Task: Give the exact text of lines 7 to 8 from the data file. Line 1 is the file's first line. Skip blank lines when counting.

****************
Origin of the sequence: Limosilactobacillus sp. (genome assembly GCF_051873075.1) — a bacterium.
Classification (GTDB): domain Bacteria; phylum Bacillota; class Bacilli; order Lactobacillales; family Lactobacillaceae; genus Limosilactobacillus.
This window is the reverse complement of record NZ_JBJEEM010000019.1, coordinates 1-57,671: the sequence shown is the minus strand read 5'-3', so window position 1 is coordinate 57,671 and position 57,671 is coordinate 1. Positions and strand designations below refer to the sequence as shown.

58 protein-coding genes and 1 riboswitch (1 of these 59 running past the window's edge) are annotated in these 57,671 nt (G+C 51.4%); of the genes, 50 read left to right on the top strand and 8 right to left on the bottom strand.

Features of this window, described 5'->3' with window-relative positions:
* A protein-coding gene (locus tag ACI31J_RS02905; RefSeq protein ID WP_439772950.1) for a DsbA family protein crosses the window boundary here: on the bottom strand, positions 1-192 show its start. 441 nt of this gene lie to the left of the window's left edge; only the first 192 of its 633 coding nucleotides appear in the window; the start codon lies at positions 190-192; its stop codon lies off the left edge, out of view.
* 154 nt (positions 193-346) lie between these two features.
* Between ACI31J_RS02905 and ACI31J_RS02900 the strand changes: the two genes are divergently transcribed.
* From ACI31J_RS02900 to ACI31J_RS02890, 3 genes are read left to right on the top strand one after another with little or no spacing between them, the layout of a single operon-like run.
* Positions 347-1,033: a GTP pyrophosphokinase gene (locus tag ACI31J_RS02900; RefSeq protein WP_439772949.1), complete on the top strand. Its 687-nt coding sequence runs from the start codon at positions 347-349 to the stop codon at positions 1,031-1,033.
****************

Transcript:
* 154 nt (positions 193-346) lie between these two features.
* Between ACI31J_RS02905 and ACI31J_RS02900 the strand changes: the two genes are divergently transcribed.